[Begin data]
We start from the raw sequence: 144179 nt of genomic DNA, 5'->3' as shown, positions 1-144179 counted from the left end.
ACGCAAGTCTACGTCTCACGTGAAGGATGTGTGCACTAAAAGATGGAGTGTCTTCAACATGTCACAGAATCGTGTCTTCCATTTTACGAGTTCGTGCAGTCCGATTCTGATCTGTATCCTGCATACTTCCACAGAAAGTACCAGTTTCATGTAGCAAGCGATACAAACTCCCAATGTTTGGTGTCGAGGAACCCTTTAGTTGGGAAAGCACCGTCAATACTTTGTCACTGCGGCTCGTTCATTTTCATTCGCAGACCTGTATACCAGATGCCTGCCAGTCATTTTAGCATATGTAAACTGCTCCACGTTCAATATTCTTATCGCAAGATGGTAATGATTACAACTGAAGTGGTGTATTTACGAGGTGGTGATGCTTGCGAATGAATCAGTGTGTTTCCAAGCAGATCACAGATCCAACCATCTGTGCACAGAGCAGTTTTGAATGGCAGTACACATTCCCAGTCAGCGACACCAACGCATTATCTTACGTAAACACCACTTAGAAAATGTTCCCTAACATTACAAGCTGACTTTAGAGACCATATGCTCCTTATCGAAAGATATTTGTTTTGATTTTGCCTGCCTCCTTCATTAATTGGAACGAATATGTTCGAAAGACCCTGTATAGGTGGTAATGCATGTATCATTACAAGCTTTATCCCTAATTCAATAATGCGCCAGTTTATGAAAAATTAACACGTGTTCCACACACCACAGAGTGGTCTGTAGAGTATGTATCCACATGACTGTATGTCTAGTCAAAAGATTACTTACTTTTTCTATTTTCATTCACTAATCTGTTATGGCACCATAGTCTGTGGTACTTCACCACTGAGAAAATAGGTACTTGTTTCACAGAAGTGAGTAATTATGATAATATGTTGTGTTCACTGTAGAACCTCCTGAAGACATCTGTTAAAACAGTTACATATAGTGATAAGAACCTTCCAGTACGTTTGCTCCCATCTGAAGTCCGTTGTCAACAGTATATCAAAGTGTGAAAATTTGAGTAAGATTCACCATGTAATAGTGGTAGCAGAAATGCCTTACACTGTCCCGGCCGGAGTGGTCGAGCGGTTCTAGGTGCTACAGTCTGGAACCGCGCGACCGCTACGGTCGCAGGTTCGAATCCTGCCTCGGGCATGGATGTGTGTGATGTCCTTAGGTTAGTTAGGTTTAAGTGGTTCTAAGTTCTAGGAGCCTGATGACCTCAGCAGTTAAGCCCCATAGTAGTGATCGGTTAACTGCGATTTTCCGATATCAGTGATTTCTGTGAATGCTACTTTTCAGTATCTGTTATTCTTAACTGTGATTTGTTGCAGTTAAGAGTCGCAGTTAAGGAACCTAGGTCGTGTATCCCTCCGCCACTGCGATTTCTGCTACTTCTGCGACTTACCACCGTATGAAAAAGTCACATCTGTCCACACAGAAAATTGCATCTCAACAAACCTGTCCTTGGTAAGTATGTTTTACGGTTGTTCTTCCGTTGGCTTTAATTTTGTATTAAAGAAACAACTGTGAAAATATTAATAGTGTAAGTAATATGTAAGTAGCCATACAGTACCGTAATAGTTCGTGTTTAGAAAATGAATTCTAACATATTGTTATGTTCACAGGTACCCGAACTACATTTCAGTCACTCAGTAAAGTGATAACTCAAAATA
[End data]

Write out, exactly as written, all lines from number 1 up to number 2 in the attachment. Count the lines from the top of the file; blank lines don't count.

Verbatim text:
We start from the raw sequence: 144179 nt of genomic DNA, 5'->3' as shown, positions 1-144179 counted from the left end.
ACGCAAGTCTACGTCTCACGTGAAGGATGTGTGCACTAAAAGATGGAGTGTCTTCAACATGTCACAGAATCGTGTCTTCCATTTTACGAGTTCGTGCAGTCCGATTCTGATCTGTATCCTGCATACTTCCACAGAAAGTACCAGTTTCATGTAGCAAGCGATACAAACTCCCAATGTTTGGTGTCGAGGAACCCTTTAGTTGGGAAAGCACCGTCAATACTTTGTCACTGCGGCTCGTTCATTTTCATTCGCAGACCTGTATACCAGATGCCTGCCAGTCATTTTAGCATATGTAAACTGCTCCACGTTCAATATTCTTATCGCAAGATGGTAATGATTACAACTGAAGTGGTGTATTTACGAGGTGGTGATGCTTGCGAATGAATCAGTGTGTTTCCAAGCAGATCACAGATCCAACCATCTGTGCACAGAGCAGTTTTGAATGGCAGTACACATTCCCAGTCAGCGACACCAACGCATTATCTTACGTAAACACCACTTAGAAAATGTTCCCTAACATTACAAGCTGACTTTAGAGACCATATGCTCCTTATCGAAAGATATTTGTTTTGATTTTGCCTGCCTCCTTCATTAATTGGAACGAATATGTTCGAAAGACCCTGTATAGGTGGTAATGCATGTATCATTACAAGCTTTATCCCTAATTCAATAATGCGCCAGTTTATGAAAAATTAACACGTGTTCCACACACCACAGAGTGGTCTGTAGAGTATGTATCCACATGACTGTATGTCTAGTCAAAAGATTACTTACTTTTTCTATTTTCATTCACTAATCTGTTATGGCACCATAGTCTGTGGTACTTCACCACTGAGAAAATAGGTACTTGTTTCACAGAAGTGAGTAATTATGATAATATGTTGTGTTCACTGTAGAACCTCCTGAAGACATCTGTTAAAACAGTTACATATAGTGATAAGAACCTTCCAGTACGTTTGCTCCCATCTGAAGTCCGTTGTCAACAGTATATCAAAGTGTGAAAATTTGAGTAAGATTCACCATGTAATAGTGGTAGCAGAAATGCCTTACACTGTCCCGGCCGGAGTGGTCGAGCGGTTCTAGGTGCTACAGTCTGGAACCGCGCGACCGCTACGGTCGCAGGTTCGAATCCTGCCTCGGGCATGGATGTGTGTGATGTCCTTAGGTTAGTTAGGTTTAAGTGGTTCTAAGTTCTAGGAGCCTGATGACCTCAGCAGTTAAGCCCCATAGTAGTGATCGGTTAACTGCGATTTTCCGATATCAGTGATTTCTGTGAATGCTACTTTTCAGTATCTGTTATTCTTAACTGTGATTTGTTGCAGTTAAGAGTCGCAGTTAAGGAACCTAGGTCGTGTATCCCTCCGCCACTGCGATTTCTGCTACTTCTGCGACTTACCACCGTATGAAAAAGTCACATCTGTCCACACAGAAAATTGCATCTCAACAAACCTGTCCTTGGTAAGTATGTTTTACGGTTGTTCTTCCGTTGGCTTTAATTTTGTATTAAAGAAACAACTGTGAAAATATTAATAGTGTAAGTAATATGTAAGTAGCCATACAGTACCGTAATAGTTCGTGTTTAGAAAATGAATTCTAACATATTGTTATGTTCACAGGTACCCGAACTACATTTCAGTCACTCAGTAAAGTGATAACTCAAAATA